I like the Greek Goddesses — but it's already late in the transition from Earth Goddess to Sky God – and, I agree with you, the male principle as baseline – reference point – is already too established. Only Athena is free – and she is, as you point out, hunted.

    This was great! There's so much more to comment on — it was so rich — but I'm at the office, and better jump. Thanks — !


  2. Oops. ARTEMIS was hunted. Athena had to dispose of enemies (Poseidon and others) like all the other god/desses had to. But – I think she found cooler ways than hand-to-hand (man-o a man-o as I put it in a King of the Hill script once…)combat.


  3. Yes, Alice. I remember you talking about this. True. Good one. Written by a perhaps pedophile and definitely oddball male, of course. But the tapping of primordial imagery is nonetheless amazing.

    And I was thinking of Joan of Arc and Boaedica, female warriors and in the latter case a warrior/queen. Proof on the one hand that women can be heroes and proof on the other that the heroic myth is male. They are just women who became “as good as” men. Like Hillary.

    And I was thinking about the lionesses and hunting. But the reason the lioness hunts is to preserve the pride, not conquest or individual aggrandisement. And because we live under the rule of the Sky God, who defines our cultural norms, that is not as exciting or stirring.

    But I was thinking of a reference in one of those links to Shelob and Sam. The hero and the malevolent evil queen. But the text actually has Sam expressing an almost feminine ideal, when he compares Sam to the small creature who fights an larger enemy tooth and claw, hopelessly, to defend a fallen loved one. Is that courage male, female or human? Isn't that what we're really searching for is the elusive wholeness? Are those who find it the bodhisattvas, Jesus, Buddha? Is that enlightenment, when the right and left halves come together?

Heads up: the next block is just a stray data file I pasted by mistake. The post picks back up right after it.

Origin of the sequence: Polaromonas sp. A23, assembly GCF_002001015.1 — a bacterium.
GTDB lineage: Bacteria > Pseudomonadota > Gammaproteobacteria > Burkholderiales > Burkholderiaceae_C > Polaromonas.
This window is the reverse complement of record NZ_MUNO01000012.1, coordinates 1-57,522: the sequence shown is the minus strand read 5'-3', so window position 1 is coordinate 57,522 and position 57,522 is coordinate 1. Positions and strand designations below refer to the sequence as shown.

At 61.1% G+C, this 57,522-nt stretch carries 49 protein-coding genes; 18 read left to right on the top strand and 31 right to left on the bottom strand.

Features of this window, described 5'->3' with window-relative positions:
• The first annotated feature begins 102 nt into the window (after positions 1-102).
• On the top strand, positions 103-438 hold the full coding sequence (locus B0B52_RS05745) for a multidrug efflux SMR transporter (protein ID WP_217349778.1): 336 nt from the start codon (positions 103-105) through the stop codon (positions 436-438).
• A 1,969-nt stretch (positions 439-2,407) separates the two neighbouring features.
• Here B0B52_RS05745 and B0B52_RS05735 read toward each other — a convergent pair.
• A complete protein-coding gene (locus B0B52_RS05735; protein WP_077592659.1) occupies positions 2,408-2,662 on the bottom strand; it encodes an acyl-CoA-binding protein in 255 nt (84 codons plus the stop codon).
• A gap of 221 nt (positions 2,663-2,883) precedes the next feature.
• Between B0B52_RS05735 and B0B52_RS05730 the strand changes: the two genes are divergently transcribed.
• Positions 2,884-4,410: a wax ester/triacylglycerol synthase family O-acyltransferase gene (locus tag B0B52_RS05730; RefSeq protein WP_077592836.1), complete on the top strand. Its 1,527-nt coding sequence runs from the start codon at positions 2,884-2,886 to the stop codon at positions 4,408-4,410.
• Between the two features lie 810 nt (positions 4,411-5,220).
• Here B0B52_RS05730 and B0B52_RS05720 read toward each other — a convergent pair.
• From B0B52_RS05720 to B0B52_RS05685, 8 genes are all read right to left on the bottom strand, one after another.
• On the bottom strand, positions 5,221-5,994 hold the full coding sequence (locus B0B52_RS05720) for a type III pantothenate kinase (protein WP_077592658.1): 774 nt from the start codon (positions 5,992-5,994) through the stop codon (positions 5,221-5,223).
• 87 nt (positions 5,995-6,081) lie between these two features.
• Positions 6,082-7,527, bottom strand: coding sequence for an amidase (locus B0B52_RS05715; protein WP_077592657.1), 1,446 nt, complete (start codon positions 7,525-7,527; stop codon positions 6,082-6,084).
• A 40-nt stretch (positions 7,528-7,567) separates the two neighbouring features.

4. Damnit! Not enough time. This is the ONLY thing I'm interested in right now!!!! Not really responsive — except for the wholeness thing — which is YES YES YES! I think for you and me — (and many others, of course) — who embody a strong MALE principle, it's all confused. The freedom to EXPRESS that maleness becomes part of Feminism — a political freedom for women — but I don't think it's really Feminine, you know what I mean? We ARE so “both” — that our urgency to experience wholeness on that level is probably more extreme than most.


  5. I've never defined the hero(ine) in terms of gender, but rather as that small person you mention in that last comment. The common thread being not the elements and phases of the classic heroic cycle so much as a small person facing a big challenge they have every probability of being crushed by, but facing it anyway because it's the Right Thing To Do. This of course says more about me than it does about literature. But by my definition I've got plenty of heroes of both genders. 🙂

    However, as far as archetypes go, I have always found it interesting that the triple-aspect female developed at least somewhat independently in diverse and different cultures. People like to complain about Hollywood and the Girlfriend Role, but classically speaking, I think the multi-faceted-female is a much more developed character than the linear male-on-a-quest.


  6. Yes, Jen, you are right. The three-part goddess is much more complex than the hero/god like Hercules or Jason, which is a brawny archetype, who also get a bit a divine feminine help along the way whispered in his muscular ear. Not that I don't love Odysseus. Now there's a nuanced hero, wily and untrustworthy, more cunning than strong, more survivor than conquerer.